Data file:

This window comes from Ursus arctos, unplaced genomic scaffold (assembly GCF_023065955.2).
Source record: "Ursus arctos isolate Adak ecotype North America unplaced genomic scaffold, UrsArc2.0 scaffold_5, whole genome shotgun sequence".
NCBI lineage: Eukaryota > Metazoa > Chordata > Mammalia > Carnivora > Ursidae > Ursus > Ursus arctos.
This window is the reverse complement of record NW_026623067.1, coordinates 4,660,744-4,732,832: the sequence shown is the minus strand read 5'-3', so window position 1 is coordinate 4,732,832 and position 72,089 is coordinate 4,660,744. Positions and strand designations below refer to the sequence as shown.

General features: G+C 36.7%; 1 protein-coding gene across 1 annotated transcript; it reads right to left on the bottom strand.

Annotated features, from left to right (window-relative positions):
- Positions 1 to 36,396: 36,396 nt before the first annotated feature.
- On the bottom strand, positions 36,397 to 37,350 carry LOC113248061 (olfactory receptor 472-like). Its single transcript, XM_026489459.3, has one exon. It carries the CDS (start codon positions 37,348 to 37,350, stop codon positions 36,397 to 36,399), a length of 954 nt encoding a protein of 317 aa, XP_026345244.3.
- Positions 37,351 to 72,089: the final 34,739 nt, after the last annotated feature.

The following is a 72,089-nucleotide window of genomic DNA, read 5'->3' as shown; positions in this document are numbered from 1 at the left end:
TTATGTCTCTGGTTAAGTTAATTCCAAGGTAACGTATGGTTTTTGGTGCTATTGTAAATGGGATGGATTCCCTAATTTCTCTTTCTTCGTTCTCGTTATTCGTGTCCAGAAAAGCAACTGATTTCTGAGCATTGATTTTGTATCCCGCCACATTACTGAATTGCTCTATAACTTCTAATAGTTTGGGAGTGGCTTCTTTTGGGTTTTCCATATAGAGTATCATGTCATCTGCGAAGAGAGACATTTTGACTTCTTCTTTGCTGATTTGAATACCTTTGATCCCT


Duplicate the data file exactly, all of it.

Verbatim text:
This window comes from Ursus arctos, unplaced genomic scaffold (assembly GCF_023065955.2).
Source record: "Ursus arctos isolate Adak ecotype North America unplaced genomic scaffold, UrsArc2.0 scaffold_5, whole genome shotgun sequence".
NCBI lineage: Eukaryota > Metazoa > Chordata > Mammalia > Carnivora > Ursidae > Ursus > Ursus arctos.
This window is the reverse complement of record NW_026623067.1, coordinates 4,660,744-4,732,832: the sequence shown is the minus strand read 5'-3', so window position 1 is coordinate 4,732,832 and position 72,089 is coordinate 4,660,744. Positions and strand designations below refer to the sequence as shown.

General features: G+C 36.7%; 1 protein-coding gene across 1 annotated transcript; it reads right to left on the bottom strand.

Annotated features, from left to right (window-relative positions):
- Positions 1 to 36,396: 36,396 nt before the first annotated feature.
- On the bottom strand, positions 36,397 to 37,350 carry LOC113248061 (olfactory receptor 472-like). Its single transcript, XM_026489459.3, has one exon. It carries the CDS (start codon positions 37,348 to 37,350, stop codon positions 36,397 to 36,399), a length of 954 nt encoding a protein of 317 aa, XP_026345244.3.
- Positions 37,351 to 72,089: the final 34,739 nt, after the last annotated feature.

The following is a 72,089-nucleotide window of genomic DNA, read 5'->3' as shown; positions in this document are numbered from 1 at the left end:
TTATGTCTCTGGTTAAGTTAATTCCAAGGTAACGTATGGTTTTTGGTGCTATTGTAAATGGGATGGATTCCCTAATTTCTCTTTCTTCGTTCTCGTTATTCGTGTCCAGAAAAGCAACTGATTTCTGAGCATTGATTTTGTATCCCGCCACATTACTGAATTGCTCTATAACTTCTAATAGTTTGGGAGTGGCTTCTTTTGGGTTTTCCATATAGAGTATCATGTCATCTGCGAAGAGAGACATTTTGACTTCTTCTTTGCTGATTTGAATACCTTTGATCCCT